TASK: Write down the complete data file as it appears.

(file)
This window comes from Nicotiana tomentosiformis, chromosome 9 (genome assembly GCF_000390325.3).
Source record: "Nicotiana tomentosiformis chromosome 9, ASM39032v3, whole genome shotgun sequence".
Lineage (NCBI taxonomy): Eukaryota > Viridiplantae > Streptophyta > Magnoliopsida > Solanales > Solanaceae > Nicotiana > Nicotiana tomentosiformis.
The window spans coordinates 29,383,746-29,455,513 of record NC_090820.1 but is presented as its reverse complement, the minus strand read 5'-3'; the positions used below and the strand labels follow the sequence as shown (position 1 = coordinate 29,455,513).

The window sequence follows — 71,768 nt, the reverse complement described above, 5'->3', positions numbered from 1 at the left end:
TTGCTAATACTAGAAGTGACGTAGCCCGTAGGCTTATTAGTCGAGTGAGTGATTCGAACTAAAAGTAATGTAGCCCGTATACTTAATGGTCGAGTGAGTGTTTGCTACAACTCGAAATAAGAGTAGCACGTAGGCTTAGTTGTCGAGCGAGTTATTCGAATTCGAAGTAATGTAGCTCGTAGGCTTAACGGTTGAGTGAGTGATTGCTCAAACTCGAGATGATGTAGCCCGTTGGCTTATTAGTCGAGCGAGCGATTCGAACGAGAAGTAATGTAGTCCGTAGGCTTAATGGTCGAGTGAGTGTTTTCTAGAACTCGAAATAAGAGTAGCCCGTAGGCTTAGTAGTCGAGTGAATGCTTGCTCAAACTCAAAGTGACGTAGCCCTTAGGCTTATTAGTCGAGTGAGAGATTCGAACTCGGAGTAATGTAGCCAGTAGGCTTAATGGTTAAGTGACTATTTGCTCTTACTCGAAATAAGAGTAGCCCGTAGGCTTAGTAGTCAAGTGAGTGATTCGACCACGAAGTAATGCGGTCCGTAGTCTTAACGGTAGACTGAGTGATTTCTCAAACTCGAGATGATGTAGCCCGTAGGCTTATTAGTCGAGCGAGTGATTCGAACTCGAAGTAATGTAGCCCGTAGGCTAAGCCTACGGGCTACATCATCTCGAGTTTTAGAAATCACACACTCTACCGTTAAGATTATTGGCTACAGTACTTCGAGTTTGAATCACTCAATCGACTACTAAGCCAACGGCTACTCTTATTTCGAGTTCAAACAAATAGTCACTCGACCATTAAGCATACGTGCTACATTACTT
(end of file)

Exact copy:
This window comes from Nicotiana tomentosiformis, chromosome 9 (genome assembly GCF_000390325.3).
Source record: "Nicotiana tomentosiformis chromosome 9, ASM39032v3, whole genome shotgun sequence".
Lineage (NCBI taxonomy): Eukaryota > Viridiplantae > Streptophyta > Magnoliopsida > Solanales > Solanaceae > Nicotiana > Nicotiana tomentosiformis.
The window spans coordinates 29,383,746-29,455,513 of record NC_090820.1 but is presented as its reverse complement, the minus strand read 5'-3'; the positions used below and the strand labels follow the sequence as shown (position 1 = coordinate 29,455,513).

The window sequence follows — 71,768 nt, the reverse complement described above, 5'->3', positions numbered from 1 at the left end:
TTGCTAATACTAGAAGTGACGTAGCCCGTAGGCTTATTAGTCGAGTGAGTGATTCGAACTAAAAGTAATGTAGCCCGTATACTTAATGGTCGAGTGAGTGTTTGCTACAACTCGAAATAAGAGTAGCACGTAGGCTTAGTTGTCGAGCGAGTTATTCGAATTCGAAGTAATGTAGCTCGTAGGCTTAACGGTTGAGTGAGTGATTGCTCAAACTCGAGATGATGTAGCCCGTTGGCTTATTAGTCGAGCGAGCGATTCGAACGAGAAGTAATGTAGTCCGTAGGCTTAATGGTCGAGTGAGTGTTTTCTAGAACTCGAAATAAGAGTAGCCCGTAGGCTTAGTAGTCGAGTGAATGCTTGCTCAAACTCAAAGTGACGTAGCCCTTAGGCTTATTAGTCGAGTGAGAGATTCGAACTCGGAGTAATGTAGCCAGTAGGCTTAATGGTTAAGTGACTATTTGCTCTTACTCGAAATAAGAGTAGCCCGTAGGCTTAGTAGTCAAGTGAGTGATTCGACCACGAAGTAATGCGGTCCGTAGTCTTAACGGTAGACTGAGTGATTTCTCAAACTCGAGATGATGTAGCCCGTAGGCTTATTAGTCGAGCGAGTGATTCGAACTCGAAGTAATGTAGCCCGTAGGCTAAGCCTACGGGCTACATCATCTCGAGTTTTAGAAATCACACACTCTACCGTTAAGATTATTGGCTACAGTACTTCGAGTTTGAATCACTCAATCGACTACTAAGCCAACGGCTACTCTTATTTCGAGTTCAAACAAATAGTCACTCGACCATTAAGCATACGTGCTACATTACTT